Industry Bosses In 'Skills Gap' Warning As National Apprenticeship Week Starts

Industry Bosses In 'Skills Gap' Warning As National Apprenticeship Week Starts

The food and drink industry is facing an "image crisis" which could worsen the skills gap firms are facing, it has been warned.

At the start of national apprenticeship week, the sector said it was being "ignored" by young people starting off in a career despite its status in the economy.

The industry was facing a generational "time-bomb", with more than a third of its 400,000 strong workforce due to retire by 2020, including a large number of managers and engineers.

Justine Fosh, chief executive of the National Skills Academy for Food and Drink, said: "Sadly, there remain many misconceptions about the variety of available roles in food and drink and a lack of information about the industry's career progression opportunities.

"Young people have an outdated image of the industry, but we have good jobs - we simply need the talent.

"At best we are ignored, at worst we are not considered to be an industry of choice.

"The 2020 deadline we face is a very real one, and if we don't encourage the next generation into our industry, the skills gap in food and drink could have a very real impact on the economy."

The boss of Network Rail said he wanted to challenge the "stigma" associated with apprenticeships.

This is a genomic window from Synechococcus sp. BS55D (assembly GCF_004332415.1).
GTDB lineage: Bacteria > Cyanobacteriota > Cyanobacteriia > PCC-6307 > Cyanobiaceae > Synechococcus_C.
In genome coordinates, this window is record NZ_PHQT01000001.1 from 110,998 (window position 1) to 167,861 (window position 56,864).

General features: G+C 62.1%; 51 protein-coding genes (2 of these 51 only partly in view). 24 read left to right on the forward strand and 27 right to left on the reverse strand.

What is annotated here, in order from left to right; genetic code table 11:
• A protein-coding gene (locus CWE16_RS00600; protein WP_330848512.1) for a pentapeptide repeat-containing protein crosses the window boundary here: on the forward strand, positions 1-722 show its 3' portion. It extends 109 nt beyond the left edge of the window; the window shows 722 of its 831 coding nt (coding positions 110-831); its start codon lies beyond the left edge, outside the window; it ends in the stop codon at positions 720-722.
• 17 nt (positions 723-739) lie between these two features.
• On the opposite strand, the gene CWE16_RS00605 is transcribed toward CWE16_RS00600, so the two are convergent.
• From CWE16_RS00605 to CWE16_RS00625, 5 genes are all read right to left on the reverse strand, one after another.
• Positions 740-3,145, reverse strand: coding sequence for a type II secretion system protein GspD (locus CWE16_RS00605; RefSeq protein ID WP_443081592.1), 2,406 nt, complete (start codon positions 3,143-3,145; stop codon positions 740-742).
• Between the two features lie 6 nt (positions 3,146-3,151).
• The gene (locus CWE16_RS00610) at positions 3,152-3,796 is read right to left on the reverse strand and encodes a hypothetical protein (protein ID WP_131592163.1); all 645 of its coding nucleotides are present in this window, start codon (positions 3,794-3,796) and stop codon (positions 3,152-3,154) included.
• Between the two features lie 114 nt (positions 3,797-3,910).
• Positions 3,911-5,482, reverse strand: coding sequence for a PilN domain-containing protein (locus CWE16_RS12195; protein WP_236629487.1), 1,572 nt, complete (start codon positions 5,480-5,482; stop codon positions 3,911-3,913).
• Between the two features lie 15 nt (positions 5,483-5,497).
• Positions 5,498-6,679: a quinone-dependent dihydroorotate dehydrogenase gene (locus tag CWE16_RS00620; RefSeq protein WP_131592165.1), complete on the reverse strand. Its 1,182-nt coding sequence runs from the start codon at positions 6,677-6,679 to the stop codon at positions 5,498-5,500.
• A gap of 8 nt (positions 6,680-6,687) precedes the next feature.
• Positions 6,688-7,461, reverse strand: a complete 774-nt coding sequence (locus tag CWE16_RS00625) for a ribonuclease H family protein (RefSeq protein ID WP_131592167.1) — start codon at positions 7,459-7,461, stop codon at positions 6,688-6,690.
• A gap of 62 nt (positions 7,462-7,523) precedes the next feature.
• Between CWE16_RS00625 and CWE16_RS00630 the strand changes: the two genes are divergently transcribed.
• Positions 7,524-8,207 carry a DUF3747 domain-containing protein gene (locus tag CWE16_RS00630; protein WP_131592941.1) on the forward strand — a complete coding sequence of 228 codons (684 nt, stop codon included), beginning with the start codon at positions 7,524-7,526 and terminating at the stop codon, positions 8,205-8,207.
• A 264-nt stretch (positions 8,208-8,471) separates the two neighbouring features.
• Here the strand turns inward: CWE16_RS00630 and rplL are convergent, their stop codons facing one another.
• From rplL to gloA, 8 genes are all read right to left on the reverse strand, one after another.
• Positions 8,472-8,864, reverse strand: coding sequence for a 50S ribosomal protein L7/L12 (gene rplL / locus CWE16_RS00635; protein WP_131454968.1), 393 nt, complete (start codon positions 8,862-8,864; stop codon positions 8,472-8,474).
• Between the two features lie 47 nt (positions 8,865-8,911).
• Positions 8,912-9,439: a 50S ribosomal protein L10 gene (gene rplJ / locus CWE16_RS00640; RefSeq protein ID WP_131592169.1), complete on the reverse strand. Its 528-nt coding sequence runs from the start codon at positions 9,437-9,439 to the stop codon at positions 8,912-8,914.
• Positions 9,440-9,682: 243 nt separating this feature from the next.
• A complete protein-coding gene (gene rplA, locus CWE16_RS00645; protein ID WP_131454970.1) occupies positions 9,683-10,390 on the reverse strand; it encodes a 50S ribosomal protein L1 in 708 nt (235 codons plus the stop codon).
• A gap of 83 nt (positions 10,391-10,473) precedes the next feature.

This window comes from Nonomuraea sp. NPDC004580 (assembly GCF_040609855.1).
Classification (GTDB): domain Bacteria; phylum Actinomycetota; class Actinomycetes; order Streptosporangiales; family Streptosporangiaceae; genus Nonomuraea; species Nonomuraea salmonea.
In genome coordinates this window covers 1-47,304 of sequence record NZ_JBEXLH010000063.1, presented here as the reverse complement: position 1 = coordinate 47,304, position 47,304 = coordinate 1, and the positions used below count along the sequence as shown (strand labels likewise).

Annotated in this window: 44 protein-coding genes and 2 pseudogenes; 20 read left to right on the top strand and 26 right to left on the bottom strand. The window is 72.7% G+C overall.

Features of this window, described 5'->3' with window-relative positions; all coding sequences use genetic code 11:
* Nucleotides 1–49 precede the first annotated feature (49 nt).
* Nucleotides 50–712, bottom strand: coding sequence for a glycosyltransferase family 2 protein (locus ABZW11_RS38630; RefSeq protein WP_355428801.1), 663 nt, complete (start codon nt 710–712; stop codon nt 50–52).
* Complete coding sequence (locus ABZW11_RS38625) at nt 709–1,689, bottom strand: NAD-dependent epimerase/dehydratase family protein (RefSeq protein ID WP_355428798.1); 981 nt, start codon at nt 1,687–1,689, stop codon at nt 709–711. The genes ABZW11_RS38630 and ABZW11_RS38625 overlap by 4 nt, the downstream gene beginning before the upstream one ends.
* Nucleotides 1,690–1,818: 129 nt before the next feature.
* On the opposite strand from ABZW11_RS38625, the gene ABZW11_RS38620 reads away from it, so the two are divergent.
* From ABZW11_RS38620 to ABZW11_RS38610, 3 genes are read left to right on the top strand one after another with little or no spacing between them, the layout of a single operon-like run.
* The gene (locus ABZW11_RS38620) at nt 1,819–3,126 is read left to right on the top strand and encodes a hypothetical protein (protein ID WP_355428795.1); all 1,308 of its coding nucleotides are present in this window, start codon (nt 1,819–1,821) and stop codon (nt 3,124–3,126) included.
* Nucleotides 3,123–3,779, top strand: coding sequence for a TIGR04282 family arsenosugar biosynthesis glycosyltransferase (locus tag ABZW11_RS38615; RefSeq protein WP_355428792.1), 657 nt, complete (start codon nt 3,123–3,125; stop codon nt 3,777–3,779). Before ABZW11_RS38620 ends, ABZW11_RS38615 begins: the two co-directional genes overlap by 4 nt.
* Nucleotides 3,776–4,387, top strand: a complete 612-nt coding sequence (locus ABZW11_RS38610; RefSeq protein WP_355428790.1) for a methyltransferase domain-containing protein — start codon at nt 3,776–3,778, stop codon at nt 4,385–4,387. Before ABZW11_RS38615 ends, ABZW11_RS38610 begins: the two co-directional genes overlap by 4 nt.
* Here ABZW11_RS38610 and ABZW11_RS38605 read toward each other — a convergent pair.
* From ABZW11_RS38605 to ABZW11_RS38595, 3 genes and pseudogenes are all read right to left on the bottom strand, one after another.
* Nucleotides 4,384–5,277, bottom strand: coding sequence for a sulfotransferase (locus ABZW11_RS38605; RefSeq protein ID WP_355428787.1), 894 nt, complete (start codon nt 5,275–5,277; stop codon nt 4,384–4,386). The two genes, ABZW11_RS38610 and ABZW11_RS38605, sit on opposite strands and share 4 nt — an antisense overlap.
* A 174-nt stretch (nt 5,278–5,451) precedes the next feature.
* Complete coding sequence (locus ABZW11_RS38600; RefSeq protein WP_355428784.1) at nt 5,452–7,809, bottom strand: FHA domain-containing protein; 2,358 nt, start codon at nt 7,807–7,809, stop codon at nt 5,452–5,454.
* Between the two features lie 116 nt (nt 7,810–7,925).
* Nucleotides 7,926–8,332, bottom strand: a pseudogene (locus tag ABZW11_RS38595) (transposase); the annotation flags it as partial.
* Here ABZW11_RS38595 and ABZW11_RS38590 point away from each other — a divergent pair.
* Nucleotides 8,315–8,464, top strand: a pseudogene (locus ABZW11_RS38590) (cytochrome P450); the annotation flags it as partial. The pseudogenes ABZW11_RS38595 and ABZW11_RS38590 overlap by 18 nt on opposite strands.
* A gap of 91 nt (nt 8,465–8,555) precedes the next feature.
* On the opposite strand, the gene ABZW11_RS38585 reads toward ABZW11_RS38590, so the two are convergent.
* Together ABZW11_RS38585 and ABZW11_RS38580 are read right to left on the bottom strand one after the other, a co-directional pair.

Chief executive Mark Carne called on teachers, parents and employers to do more to educate more young people about the benefits they can offer.

"Our graduated apprentices are living proof that there should be no stigma associated with apprenticeships, and that with the right attitude and work ethic, you can reap the rewards alongside those who have chosen a university route," he said.

A study by Prudential showed "widespread misconceptions" about apprentice pay and other benefits among school-leavers.

A survey of over 600 teenagers showed that most under-estimated pay rates, while 4% even thought they would have to work for free if they took up an apprenticeship.

Research by the Young Women's Trust found that women were paid less than men in an apprenticeship and were less likely to get a decent job.

The charity said women were still "woefully under-represented" in male dominated sectors such as engineering and construction.

British Gas said in a separate report that millions of discontented workers could be limiting their options of a new career by assuming that apprenticeships were just for school-leavers.

The company said almost a third of its apprentices were over the age of 30.

A Business Department spokesman said: "It is great to see more and more young people are choosing apprenticeships as a fast-track to a successful career.

"We have been working hard to quash misconceptions including protecting the term apprenticeship so they have the same status as degrees."

A record number of manufacturers are looking to recruit apprentices this year, according to a new survey by EEF, the manufacturers' organisation.

Four out of five firms plan to recruit a manufacturing and engineering apprentice, while 45% intend to take in an apprentice for other roles, such as IT, marketing and management.


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